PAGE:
I know......   A lot to take in.  So the options are (1.) find a suitable tow bar, borrow or rent an Explorer or pickup as a tow vehicle or (2.) rent a car hauler trailer and F-150/F-250 pickup to haul it safely.

after reading these stories about tow bars...i thought i'd say what is probably obvious to those in the know...and since there is no silly question if you don't know the answer....question: can a SUBARU powered speedster be towed with said tow bar?...answer: HELL NO!....the point is MOOT....not with a A/C condenser/radiator/electric cooling fan living in front of the VW beam....hope this saves the question being asked...have to tow?....get a trailer20200731_105646

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1999 F-150, 5.7 litre gas, so-called "trailering" package which was basically a hitch receiver and a trailer electrical socket but retained the stock frame and brakes.  

I later graduated to a 6-litre diesel with a real trailering package (beefier frame, substantial hitch frame, bigger brakes, better cooling, stouter transmission with trailer mode, etc) which was a totally different truck and you wouldn't even know the trailer (loaded or empty) was back there.

My 2009 Dodge doesn't seem to have a problem. It has a hitch and a brake controller. The previous owner installed Bilstein shocks and drilled/vented HD brakes. It has a 5.7 liter 400 hp motor and a measly 5 speed trans. It has 118k on the clock.

I added airbags inside the coil springs(first year NOT leaf springs), which greatly helps level the truck when loaded.

I know the trailer is back there, empty or full, but it's no big deal. I am hauling a huge sail though, 2800 pounds empty, 4300 with the Spyder inside. An open trailer would feel a lot lighter I'm sure.

1999 F-150, 5.7 litre gas, so-called "trailering" package which was basically a hitch receiver and a trailer electrical socket but retained the stock frame and brakes.  

I later graduated to a 6-litre diesel with a real trailering package (beefier frame, substantial hitch frame, bigger brakes, better cooling, stouter transmission with trailer mode, etc) which was a totally different truck and you wouldn't even know the trailer (loaded or empty) was back there.

That seems like plenty of truck for 3500lbs.  I pulled vw drag cars all over the east coast with a 1993 Ford Ranger with a 3.0l 6 cylinder on a twin axle trailer without issue.

Obviously, a bigger truck with more power makes it more comfortable.

Reminder: you don't need a monster truck to flat tow a Speedster.

I flat-towed Bridget the Midget all over hell and creation with my 2002 Nissan Frontier truck: 2.4l L-4, 2 wheel drive, automatic, hitch bolted through the bumper. The MG weighs about 1750 pounds empty but then that one time I stopped at @Alan Merklin's joint on the way home from Carlisle and he piled about 600 pounds of spare parts and tools in the truck's bed (alongside the 1915 engine on the pallet @chines1had delivered) plus another 2-300 pounds of junk inside the MG!

It wasn't ideal but I didn't die.

To tow a Speedster on a trailer does require something more.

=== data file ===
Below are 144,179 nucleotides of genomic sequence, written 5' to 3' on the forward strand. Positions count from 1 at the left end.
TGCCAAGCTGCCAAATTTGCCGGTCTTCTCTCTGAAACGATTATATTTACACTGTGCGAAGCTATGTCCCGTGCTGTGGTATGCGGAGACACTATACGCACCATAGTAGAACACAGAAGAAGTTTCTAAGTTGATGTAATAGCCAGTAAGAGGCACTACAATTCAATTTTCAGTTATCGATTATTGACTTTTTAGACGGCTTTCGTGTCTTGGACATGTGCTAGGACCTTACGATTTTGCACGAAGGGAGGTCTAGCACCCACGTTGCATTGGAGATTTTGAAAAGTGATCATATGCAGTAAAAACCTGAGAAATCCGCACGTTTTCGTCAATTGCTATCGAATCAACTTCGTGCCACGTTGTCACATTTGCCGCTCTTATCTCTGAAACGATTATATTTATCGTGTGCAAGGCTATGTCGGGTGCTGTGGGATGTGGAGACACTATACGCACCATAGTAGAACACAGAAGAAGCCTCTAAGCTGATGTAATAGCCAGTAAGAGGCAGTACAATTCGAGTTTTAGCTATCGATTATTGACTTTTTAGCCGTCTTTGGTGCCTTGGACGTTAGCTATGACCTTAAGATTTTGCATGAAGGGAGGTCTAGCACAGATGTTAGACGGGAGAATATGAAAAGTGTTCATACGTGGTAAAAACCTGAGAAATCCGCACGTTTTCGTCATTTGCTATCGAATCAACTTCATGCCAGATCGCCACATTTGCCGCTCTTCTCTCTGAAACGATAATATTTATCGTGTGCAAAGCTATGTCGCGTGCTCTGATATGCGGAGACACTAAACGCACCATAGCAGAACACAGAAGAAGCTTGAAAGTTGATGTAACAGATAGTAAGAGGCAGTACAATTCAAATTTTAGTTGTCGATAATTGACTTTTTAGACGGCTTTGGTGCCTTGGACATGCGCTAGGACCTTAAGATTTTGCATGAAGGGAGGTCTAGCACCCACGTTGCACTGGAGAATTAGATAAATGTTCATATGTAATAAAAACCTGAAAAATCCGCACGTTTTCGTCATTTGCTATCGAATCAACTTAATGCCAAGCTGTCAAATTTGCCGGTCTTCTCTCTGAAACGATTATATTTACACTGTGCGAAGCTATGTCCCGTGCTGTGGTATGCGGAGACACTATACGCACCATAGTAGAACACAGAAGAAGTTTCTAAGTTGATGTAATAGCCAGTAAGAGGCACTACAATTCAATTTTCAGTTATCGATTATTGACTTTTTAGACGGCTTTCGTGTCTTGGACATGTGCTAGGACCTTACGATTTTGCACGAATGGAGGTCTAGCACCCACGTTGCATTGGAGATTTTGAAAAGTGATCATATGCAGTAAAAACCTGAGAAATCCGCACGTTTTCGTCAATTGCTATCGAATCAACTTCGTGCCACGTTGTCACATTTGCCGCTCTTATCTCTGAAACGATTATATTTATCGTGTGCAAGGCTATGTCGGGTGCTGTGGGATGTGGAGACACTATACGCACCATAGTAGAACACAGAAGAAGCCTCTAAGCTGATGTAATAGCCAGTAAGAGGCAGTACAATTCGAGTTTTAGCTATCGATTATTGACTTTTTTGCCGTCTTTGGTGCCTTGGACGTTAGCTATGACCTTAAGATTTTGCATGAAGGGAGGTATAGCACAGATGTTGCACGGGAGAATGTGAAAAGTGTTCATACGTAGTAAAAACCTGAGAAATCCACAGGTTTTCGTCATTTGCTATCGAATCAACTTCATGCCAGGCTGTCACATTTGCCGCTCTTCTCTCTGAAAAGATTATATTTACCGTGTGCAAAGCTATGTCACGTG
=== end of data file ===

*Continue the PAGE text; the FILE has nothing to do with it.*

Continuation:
Funny "Car Guy" semi-race story (mostly for Rick)....

Some of you on here know my son, Chris and his long departed 1999 Mitsubishi Eclipse GSX drag car.  He and his race car friends all had heavily chipped, 7.3 liter Cummins diesel pickups with which to haul their race cars to and from the tracks.  One year, they were headed out to Mid-Ohio for the Diamond Star (Mitsubishi) Drags Shoot Out and left mid-Massachusetts around 9pm, headed west on I-84/I-80 and expecting to arrive in Lexington, Ohio for breakfast.  Somewhere long after midnight, as they were coming down out of the Apple-chain mountains, they were cruising at an even 100mph in the deep night air, all six trucks/trailers just smokin' along and suckin' up fuel, everyone chatting on their CB's, when someone breaks in and asks, "All Y'all doin OK with those car haulers?  Y'all don't think you're runnin' a bit fast?"

"Nope!", came the answer from the lead truck, We're just trying to make Lexington, Ohio for breakfast with our friends and tryin' to run safe in the middle of the night."

As the unmarked Pennsylvania State Cruiser pulled alongside the lead truck, he held his badge out of the window for the truck driver to see and said on his CB, "OK for now, fellas, but along about 5 am or so I'm gonna ask you to back it down to 80 or less and watch for increasing traffic, OK?  Jus' wanna keep all y'all safe!" and then dropped back while giving each truck a headlight flash and blip of the horn.

Diesels can do this.  Cummins diesels can do this all night long (for many nights).  Don't try this with your gas jobs.   You, too, Rick!  

Sometimes, it's more fun getting to the track, than running at the track.

IIRC, that was the year they rebuilt an Eclipse transaxle in the hotel parking lot overnight, too.

I'm with Lane on this one. If time is short and you just need to find a way to get there, Call U-Haul and rent a trailer and a truck. I bought a really nice stock 1950 Chevy years back form a Dr. in West Virginia. I had planned to drive it back to California with a group of other car crazy guys who also bought their cars at Hershey. We took 2 line roads and a week to get home to California, but in Gallup, New Mexico the transmission on the Chevy would not stay in 3 gear. With nothing but Hot, long and dry ahead of me, I pulled into U-Haul and rented a truck and trailer. Not cheep but the truck had air and was comfortable pulling the load. Made it home and got the trans fixed.